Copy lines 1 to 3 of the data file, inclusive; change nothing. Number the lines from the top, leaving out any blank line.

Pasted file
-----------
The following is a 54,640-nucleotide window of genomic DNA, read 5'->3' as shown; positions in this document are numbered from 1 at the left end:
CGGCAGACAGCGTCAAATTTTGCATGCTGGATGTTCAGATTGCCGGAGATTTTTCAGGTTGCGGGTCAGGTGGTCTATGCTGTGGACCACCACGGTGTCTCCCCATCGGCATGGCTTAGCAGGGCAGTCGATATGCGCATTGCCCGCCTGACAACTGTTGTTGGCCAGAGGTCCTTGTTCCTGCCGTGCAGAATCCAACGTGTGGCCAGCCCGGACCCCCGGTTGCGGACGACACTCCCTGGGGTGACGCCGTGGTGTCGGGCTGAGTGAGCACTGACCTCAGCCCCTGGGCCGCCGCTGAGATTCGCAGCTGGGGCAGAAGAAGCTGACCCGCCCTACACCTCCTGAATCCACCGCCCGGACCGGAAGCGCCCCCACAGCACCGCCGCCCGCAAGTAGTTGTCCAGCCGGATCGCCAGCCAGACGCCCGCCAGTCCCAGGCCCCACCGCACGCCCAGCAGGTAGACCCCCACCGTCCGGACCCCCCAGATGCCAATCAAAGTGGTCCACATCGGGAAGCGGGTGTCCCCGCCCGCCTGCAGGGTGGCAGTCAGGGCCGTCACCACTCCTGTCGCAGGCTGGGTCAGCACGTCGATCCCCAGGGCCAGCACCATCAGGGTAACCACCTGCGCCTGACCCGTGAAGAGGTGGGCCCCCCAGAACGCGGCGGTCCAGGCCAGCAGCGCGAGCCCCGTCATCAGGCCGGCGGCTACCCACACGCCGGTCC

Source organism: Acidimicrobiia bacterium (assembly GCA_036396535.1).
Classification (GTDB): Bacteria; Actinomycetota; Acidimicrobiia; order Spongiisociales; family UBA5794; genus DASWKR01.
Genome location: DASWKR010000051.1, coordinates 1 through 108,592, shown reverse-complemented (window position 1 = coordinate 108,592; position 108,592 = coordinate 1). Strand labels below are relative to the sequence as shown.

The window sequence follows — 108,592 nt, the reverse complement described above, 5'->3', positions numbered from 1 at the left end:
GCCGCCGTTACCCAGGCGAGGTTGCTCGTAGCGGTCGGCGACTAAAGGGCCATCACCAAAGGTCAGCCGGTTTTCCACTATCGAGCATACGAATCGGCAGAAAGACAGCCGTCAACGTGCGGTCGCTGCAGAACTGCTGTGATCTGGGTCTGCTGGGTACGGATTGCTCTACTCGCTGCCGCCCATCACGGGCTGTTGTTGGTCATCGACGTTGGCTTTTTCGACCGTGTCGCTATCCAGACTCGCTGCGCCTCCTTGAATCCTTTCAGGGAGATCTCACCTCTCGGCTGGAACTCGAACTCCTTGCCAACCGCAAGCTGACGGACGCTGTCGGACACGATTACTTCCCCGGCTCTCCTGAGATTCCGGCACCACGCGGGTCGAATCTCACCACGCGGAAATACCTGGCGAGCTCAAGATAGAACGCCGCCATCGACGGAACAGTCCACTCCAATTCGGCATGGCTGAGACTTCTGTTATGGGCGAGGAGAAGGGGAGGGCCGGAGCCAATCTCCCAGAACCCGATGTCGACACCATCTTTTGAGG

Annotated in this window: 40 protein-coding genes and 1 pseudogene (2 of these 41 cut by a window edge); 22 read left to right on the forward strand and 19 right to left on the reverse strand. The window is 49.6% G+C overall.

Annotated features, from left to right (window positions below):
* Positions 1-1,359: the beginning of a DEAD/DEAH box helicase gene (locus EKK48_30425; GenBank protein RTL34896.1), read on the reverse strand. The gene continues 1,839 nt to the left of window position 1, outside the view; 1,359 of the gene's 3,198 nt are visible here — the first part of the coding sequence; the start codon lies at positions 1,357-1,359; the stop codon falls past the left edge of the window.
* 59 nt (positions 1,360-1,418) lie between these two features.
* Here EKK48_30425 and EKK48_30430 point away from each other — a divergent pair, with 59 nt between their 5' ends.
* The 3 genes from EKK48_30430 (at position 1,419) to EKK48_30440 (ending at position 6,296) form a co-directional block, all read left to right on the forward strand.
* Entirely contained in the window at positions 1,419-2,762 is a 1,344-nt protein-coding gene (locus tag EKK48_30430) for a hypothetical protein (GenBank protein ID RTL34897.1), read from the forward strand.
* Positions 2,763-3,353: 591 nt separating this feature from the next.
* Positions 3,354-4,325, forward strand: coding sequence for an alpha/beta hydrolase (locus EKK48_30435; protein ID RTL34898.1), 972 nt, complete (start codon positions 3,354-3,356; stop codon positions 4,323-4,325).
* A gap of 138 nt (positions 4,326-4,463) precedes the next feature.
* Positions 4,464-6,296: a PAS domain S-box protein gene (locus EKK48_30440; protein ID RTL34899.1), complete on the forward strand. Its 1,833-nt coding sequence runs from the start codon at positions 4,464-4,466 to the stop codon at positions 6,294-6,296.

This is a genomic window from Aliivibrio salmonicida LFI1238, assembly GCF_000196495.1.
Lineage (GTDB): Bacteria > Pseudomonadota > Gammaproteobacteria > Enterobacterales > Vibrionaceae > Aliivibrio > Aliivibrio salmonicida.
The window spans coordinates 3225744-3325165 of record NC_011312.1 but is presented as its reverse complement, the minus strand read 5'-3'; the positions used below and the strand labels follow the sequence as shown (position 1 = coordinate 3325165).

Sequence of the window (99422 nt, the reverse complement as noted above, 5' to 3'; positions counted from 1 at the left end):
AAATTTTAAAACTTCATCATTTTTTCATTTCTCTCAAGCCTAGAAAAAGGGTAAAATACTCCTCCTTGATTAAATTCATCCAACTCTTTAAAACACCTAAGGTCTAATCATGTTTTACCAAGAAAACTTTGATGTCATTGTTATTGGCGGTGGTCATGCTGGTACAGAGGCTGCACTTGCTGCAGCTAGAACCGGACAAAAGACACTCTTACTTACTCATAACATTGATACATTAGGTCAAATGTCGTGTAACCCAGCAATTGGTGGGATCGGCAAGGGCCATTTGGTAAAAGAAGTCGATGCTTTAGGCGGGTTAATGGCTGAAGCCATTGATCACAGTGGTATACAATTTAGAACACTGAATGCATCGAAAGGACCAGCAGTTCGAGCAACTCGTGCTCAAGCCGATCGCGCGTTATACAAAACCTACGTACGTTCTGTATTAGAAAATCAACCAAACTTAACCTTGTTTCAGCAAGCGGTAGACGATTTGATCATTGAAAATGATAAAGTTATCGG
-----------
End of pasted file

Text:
The following is a 54,640-nucleotide window of genomic DNA, read 5'->3' as shown; positions in this document are numbered from 1 at the left end:
CGGCAGACAGCGTCAAATTTTGCATGCTGGATGTTCAGATTGCCGGAGATTTTTCAGGTTGCGGGTCAGGTGGTCTATGCTGTGGACCACCACGGTGTCTCCCCATCGGCATGGCTTAGCAGGGCAGTCGATATGCGCATTGCCCGCCTGACAACTGTTGTTGGCCAGAGGTCCTTGTTCCTGCCGTGCAGAATCCAACGTGTGGCCAGCCCGGACCCCCGGTTGCGGACGACACTCCCTGGGGTGACGCCGTGGTGTCGGGCTGAGTGAGCACTGACCTCAGCCCCTGGGCCGCCGCTGAGATTCGCAGCTGGGGCAGAAGAAGCTGACCCGCCCTACACCTCCTGAATCCACCGCCCGGACCGGAAGCGCCCCCACAGCACCGCCGCCCGCAAGTAGTTGTCCAGCCGGATCGCCAGCCAGACGCCCGCCAGTCCCAGGCCCCACCGCACGCCCAGCAGGTAGACCCCCACCGTCCGGACCCCCCAGATGCCAATCAAAGTGGTCCACATCGGGAAGCGGGTGTCCCCGCCCGCCTGCAGGGTGGCAGTCAGGGCCGTCACCACTCCTGTCGCAGGCTGGGTCAGCACGTCGATCCCCAGGGCCAGCACCATCAGGGTAACCACCTGCGCCTGACCCGTGAAGAGGTGGGCCCCCCAGAACGCGGCGGTCCAGGCCAGCAGCGCGAGCCCCGTCATCAGGCCGGCGGCTACCCACACGCCGGTCC

Source organism: Acidimicrobiia bacterium (assembly GCA_036396535.1).